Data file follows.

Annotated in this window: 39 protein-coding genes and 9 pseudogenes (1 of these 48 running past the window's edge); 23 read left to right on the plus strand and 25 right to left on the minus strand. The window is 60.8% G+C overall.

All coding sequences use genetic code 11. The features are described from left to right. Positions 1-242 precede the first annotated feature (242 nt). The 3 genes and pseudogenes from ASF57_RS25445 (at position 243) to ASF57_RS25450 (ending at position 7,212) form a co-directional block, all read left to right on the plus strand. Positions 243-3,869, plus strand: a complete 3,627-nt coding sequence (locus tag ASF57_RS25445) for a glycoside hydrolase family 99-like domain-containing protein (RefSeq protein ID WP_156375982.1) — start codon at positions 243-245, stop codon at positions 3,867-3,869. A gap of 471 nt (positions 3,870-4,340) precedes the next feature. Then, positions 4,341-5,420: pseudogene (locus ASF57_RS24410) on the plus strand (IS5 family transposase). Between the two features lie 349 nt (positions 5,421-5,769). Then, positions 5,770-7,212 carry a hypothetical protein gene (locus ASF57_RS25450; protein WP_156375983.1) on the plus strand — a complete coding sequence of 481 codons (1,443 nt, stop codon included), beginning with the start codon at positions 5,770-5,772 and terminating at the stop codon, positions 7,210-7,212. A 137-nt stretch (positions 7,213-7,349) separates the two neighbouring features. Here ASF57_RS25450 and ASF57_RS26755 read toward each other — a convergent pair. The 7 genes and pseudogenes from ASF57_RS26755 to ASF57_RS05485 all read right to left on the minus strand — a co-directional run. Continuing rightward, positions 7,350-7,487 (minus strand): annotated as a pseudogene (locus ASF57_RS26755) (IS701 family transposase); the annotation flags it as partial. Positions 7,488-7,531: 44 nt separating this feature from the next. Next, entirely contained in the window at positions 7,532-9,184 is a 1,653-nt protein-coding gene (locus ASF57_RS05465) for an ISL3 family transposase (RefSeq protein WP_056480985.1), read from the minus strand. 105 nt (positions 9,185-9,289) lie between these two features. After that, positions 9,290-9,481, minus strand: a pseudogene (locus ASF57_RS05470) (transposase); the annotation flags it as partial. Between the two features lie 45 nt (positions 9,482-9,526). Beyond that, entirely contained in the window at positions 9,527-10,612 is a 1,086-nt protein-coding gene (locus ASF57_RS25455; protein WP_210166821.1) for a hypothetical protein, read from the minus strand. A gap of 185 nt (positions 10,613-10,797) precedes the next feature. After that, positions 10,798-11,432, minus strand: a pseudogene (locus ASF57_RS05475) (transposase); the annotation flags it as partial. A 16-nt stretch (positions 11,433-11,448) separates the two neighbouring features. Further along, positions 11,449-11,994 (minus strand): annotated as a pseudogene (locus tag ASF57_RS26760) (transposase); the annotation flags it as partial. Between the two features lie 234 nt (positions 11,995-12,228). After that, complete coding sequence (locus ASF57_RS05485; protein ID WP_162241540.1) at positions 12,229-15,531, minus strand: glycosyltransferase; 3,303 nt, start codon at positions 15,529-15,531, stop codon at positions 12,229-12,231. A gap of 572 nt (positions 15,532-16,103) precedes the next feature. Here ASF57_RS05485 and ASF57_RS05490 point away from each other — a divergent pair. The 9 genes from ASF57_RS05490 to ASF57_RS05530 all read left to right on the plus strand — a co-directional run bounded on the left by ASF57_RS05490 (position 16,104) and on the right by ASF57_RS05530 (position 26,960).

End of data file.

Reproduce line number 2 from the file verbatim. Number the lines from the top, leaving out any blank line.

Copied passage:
All coding sequences use genetic code 11. The features are described from left to right. Positions 1-242 precede the first annotated feature (242 nt). The 3 genes and pseudogenes from ASF57_RS25445 (at position 243) to ASF57_RS25450 (ending at position 7,212) form a co-directional block, all read left to right on the plus strand. Positions 243-3,869, plus strand: a complete 3,627-nt coding sequence (locus tag ASF57_RS25445) for a glycoside hydrolase family 99-like domain-containing protein (RefSeq protein ID WP_156375982.1) — start codon at positions 243-245, stop codon at positions 3,867-3,869. A gap of 471 nt (positions 3,870-4,340) precedes the next feature. Then, positions 4,341-5,420: pseudogene (locus ASF57_RS24410) on the plus strand (IS5 family transposase). Between the two features lie 349 nt (positions 5,421-5,769). Then, positions 5,770-7,212 carry a hypothetical protein gene (locus ASF57_RS25450; protein WP_156375983.1) on the plus strand — a complete coding sequence of 481 codons (1,443 nt, stop codon included), beginning with the start codon at positions 5,770-5,772 and terminating at the stop codon, positions 7,210-7,212. A 137-nt stretch (positions 7,213-7,349) separates the two neighbouring features. Here ASF57_RS25450 and ASF57_RS26755 read toward each other — a convergent pair. The 7 genes and pseudogenes from ASF57_RS26755 to ASF57_RS05485 all read right to left on the minus strand — a co-directional run. Continuing rightward, positions 7,350-7,487 (minus strand): annotated as a pseudogene (locus ASF57_RS26755) (IS701 family transposase); the annotation flags it as partial. Positions 7,488-7,531: 44 nt separating this feature from the next. Next, entirely contained in the window at positions 7,532-9,184 is a 1,653-nt protein-coding gene (locus ASF57_RS05465) for an ISL3 family transposase (RefSeq protein WP_056480985.1), read from the minus strand. 105 nt (positions 9,185-9,289) lie between these two features. After that, positions 9,290-9,481, minus strand: a pseudogene (locus ASF57_RS05470) (transposase); the annotation flags it as partial. Between the two features lie 45 nt (positions 9,482-9,526). Beyond that, entirely contained in the window at positions 9,527-10,612 is a 1,086-nt protein-coding gene (locus ASF57_RS25455; protein WP_210166821.1) for a hypothetical protein, read from the minus strand. A gap of 185 nt (positions 10,613-10,797) precedes the next feature. After that, positions 10,798-11,432, minus strand: a pseudogene (locus ASF57_RS05475) (transposase); the annotation flags it as partial. A 16-nt stretch (positions 11,433-11,448) separates the two neighbouring features. Further along, positions 11,449-11,994 (minus strand): annotated as a pseudogene (locus tag ASF57_RS26760) (transposase); the annotation flags it as partial. Between the two features lie 234 nt (positions 11,995-12,228). After that, complete coding sequence (locus ASF57_RS05485; protein ID WP_162241540.1) at positions 12,229-15,531, minus strand: glycosyltransferase; 3,303 nt, start codon at positions 15,529-15,531, stop codon at positions 12,229-12,231. A gap of 572 nt (positions 15,532-16,103) precedes the next feature. Here ASF57_RS05485 and ASF57_RS05490 point away from each other — a divergent pair. The 9 genes from ASF57_RS05490 to ASF57_RS05530 all read left to right on the plus strand — a co-directional run bounded on the left by ASF57_RS05490 (position 16,104) and on the right by ASF57_RS05530 (position 26,960).